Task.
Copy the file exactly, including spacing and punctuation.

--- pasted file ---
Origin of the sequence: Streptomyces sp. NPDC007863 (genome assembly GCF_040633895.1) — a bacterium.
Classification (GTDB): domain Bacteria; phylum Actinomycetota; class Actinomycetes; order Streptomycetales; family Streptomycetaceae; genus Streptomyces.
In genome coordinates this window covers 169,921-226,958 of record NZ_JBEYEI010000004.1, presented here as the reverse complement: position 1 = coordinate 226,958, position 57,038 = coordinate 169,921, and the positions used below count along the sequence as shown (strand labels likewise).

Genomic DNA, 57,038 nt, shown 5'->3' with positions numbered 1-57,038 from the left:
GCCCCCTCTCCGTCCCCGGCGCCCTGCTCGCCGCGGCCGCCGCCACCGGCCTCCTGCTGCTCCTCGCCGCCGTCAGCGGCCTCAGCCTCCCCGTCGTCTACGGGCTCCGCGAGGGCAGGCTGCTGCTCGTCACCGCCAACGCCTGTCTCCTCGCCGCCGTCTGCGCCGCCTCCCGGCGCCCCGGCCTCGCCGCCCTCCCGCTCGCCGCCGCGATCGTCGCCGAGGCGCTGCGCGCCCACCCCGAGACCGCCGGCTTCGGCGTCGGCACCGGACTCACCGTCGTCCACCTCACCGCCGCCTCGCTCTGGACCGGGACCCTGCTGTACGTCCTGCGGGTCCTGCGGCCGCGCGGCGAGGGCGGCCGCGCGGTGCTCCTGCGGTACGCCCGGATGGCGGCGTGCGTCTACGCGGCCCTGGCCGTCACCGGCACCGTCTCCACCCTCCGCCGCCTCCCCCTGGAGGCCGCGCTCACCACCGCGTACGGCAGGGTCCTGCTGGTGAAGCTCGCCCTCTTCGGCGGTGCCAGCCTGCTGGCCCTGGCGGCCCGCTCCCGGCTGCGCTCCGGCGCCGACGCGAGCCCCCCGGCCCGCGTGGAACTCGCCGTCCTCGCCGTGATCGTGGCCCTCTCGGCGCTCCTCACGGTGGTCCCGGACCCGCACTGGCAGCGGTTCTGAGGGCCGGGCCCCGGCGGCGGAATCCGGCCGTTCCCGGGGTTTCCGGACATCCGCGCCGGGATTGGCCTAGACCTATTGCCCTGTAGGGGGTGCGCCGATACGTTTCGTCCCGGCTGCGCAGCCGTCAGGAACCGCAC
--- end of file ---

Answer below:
Origin of the sequence: Streptomyces sp. NPDC007863 (genome assembly GCF_040633895.1) — a bacterium.
Classification (GTDB): domain Bacteria; phylum Actinomycetota; class Actinomycetes; order Streptomycetales; family Streptomycetaceae; genus Streptomyces.
In genome coordinates this window covers 169,921-226,958 of record NZ_JBEYEI010000004.1, presented here as the reverse complement: position 1 = coordinate 226,958, position 57,038 = coordinate 169,921, and the positions used below count along the sequence as shown (strand labels likewise).

Genomic DNA, 57,038 nt, shown 5'->3' with positions numbered 1-57,038 from the left:
GCCCCCTCTCCGTCCCCGGCGCCCTGCTCGCCGCGGCCGCCGCCACCGGCCTCCTGCTGCTCCTCGCCGCCGTCAGCGGCCTCAGCCTCCCCGTCGTCTACGGGCTCCGCGAGGGCAGGCTGCTGCTCGTCACCGCCAACGCCTGTCTCCTCGCCGCCGTCTGCGCCGCCTCCCGGCGCCCCGGCCTCGCCGCCCTCCCGCTCGCCGCCGCGATCGTCGCCGAGGCGCTGCGCGCCCACCCCGAGACCGCCGGCTTCGGCGTCGGCACCGGACTCACCGTCGTCCACCTCACCGCCGCCTCGCTCTGGACCGGGACCCTGCTGTACGTCCTGCGGGTCCTGCGGCCGCGCGGCGAGGGCGGCCGCGCGGTGCTCCTGCGGTACGCCCGGATGGCGGCGTGCGTCTACGCGGCCCTGGCCGTCACCGGCACCGTCTCCACCCTCCGCCGCCTCCCCCTGGAGGCCGCGCTCACCACCGCGTACGGCAGGGTCCTGCTGGTGAAGCTCGCCCTCTTCGGCGGTGCCAGCCTGCTGGCCCTGGCGGCCCGCTCCCGGCTGCGCTCCGGCGCCGACGCGAGCCCCCCGGCCCGCGTGGAACTCGCCGTCCTCGCCGTGATCGTGGCCCTCTCGGCGCTCCTCACGGTGGTCCCGGACCCGCACTGGCAGCGGTTCTGAGGGCCGGGCCCCGGCGGCGGAATCCGGCCGTTCCCGGGGTTTCCGGACATCCGCGCCGGGATTGGCCTAGACCTATTGCCCTGTAGGGGGTGCGCCGATACGTTTCGTCCCGGCTGCGCAGCCGTCAGGAACCGCAC